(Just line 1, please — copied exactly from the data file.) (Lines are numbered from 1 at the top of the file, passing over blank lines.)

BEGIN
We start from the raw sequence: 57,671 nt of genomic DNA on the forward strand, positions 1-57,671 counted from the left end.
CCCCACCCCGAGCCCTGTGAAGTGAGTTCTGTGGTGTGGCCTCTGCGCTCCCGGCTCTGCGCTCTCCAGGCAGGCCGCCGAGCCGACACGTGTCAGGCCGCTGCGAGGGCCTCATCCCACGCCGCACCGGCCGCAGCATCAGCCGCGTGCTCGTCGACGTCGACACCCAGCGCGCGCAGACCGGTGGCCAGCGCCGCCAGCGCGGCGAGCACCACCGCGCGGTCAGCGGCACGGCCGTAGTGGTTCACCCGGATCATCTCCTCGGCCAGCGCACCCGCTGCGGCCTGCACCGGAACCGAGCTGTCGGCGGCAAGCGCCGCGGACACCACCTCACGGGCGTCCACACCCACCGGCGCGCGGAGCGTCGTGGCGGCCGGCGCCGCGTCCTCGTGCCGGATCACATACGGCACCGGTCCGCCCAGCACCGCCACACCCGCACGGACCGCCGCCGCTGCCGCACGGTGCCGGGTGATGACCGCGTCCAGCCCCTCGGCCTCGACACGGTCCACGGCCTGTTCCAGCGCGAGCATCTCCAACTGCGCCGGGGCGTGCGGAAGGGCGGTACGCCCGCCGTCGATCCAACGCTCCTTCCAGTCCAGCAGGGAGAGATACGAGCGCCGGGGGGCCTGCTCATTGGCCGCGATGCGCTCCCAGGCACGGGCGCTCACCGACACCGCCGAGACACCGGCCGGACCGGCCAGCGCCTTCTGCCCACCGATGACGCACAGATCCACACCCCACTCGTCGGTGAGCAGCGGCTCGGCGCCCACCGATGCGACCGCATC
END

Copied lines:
We start from the raw sequence: 57,671 nt of genomic DNA on the forward strand, positions 1-57,671 counted from the left end.